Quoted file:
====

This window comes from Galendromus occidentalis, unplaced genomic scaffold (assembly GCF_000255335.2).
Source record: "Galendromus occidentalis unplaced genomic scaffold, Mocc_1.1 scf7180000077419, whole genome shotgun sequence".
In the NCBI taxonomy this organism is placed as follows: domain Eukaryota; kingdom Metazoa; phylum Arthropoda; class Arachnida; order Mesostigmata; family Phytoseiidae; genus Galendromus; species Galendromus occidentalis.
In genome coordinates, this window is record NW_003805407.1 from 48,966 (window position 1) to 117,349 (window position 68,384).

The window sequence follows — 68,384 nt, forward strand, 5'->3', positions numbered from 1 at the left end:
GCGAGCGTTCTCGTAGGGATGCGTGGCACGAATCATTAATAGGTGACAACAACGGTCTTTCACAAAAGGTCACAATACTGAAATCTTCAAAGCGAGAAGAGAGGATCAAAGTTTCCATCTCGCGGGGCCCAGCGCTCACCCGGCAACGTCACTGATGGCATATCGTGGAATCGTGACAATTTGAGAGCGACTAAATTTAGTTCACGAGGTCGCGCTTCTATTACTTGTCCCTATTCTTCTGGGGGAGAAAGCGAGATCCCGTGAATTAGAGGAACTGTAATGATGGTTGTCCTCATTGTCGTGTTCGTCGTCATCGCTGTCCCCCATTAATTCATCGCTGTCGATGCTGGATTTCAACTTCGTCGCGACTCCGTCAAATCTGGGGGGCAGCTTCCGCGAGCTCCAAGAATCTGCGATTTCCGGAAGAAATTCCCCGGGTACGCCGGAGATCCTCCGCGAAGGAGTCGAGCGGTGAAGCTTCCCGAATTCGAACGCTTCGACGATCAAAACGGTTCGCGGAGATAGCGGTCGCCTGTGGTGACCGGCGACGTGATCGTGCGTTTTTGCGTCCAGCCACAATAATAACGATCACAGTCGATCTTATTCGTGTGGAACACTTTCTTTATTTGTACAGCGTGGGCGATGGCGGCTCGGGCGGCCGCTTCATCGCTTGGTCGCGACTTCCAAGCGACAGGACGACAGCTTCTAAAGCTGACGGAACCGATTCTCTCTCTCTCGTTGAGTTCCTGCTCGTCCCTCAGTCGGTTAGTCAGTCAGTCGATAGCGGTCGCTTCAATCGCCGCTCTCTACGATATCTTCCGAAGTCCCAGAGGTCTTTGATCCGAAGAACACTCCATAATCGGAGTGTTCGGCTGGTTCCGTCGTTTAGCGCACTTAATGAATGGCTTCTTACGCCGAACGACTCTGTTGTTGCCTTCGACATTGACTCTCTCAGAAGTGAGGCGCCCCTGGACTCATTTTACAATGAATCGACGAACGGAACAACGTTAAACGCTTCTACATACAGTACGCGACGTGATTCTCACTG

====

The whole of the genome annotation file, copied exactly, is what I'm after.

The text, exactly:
This window comes from Galendromus occidentalis, unplaced genomic scaffold (assembly GCF_000255335.2).
Source record: "Galendromus occidentalis unplaced genomic scaffold, Mocc_1.1 scf7180000077419, whole genome shotgun sequence".
In the NCBI taxonomy this organism is placed as follows: domain Eukaryota; kingdom Metazoa; phylum Arthropoda; class Arachnida; order Mesostigmata; family Phytoseiidae; genus Galendromus; species Galendromus occidentalis.
In genome coordinates, this window is record NW_003805407.1 from 48,966 (window position 1) to 117,349 (window position 68,384).

The window sequence follows — 68,384 nt, forward strand, 5'->3', positions numbered from 1 at the left end:
GCGAGCGTTCTCGTAGGGATGCGTGGCACGAATCATTAATAGGTGACAACAACGGTCTTTCACAAAAGGTCACAATACTGAAATCTTCAAAGCGAGAAGAGAGGATCAAAGTTTCCATCTCGCGGGGCCCAGCGCTCACCCGGCAACGTCACTGATGGCATATCGTGGAATCGTGACAATTTGAGAGCGACTAAATTTAGTTCACGAGGTCGCGCTTCTATTACTTGTCCCTATTCTTCTGGGGGAGAAAGCGAGATCCCGTGAATTAGAGGAACTGTAATGATGGTTGTCCTCATTGTCGTGTTCGTCGTCATCGCTGTCCCCCATTAATTCATCGCTGTCGATGCTGGATTTCAACTTCGTCGCGACTCCGTCAAATCTGGGGGGCAGCTTCCGCGAGCTCCAAGAATCTGCGATTTCCGGAAGAAATTCCCCGGGTACGCCGGAGATCCTCCGCGAAGGAGTCGAGCGGTGAAGCTTCCCGAATTCGAACGCTTCGACGATCAAAACGGTTCGCGGAGATAGCGGTCGCCTGTGGTGACCGGCGACGTGATCGTGCGTTTTTGCGTCCAGCCACAATAATAACGATCACAGTCGATCTTATTCGTGTGGAACACTTTCTTTATTTGTACAGCGTGGGCGATGGCGGCTCGGGCGGCCGCTTCATCGCTTGGTCGCGACTTCCAAGCGACAGGACGACAGCTTCTAAAGCTGACGGAACCGATTCTCTCTCTCTCGTTGAGTTCCTGCTCGTCCCTCAGTCGGTTAGTCAGTCAGTCGATAGCGGTCGCTTCAATCGCCGCTCTCTACGATATCTTCCGAAGTCCCAGAGGTCTTTGATCCGAAGAACACTCCATAATCGGAGTGTTCGGCTGGTTCCGTCGTTTAGCGCACTTAATGAATGGCTTCTTACGCCGAACGACTCTGTTGTTGCCTTCGACATTGACTCTCTCAGAAGTGAGGCGCCCCTGGACTCATTTTACAATGAATCGACGAACGGAACAACGTTAAACGCTTCTACATACAGTACGCGACGTGATTCTCACTG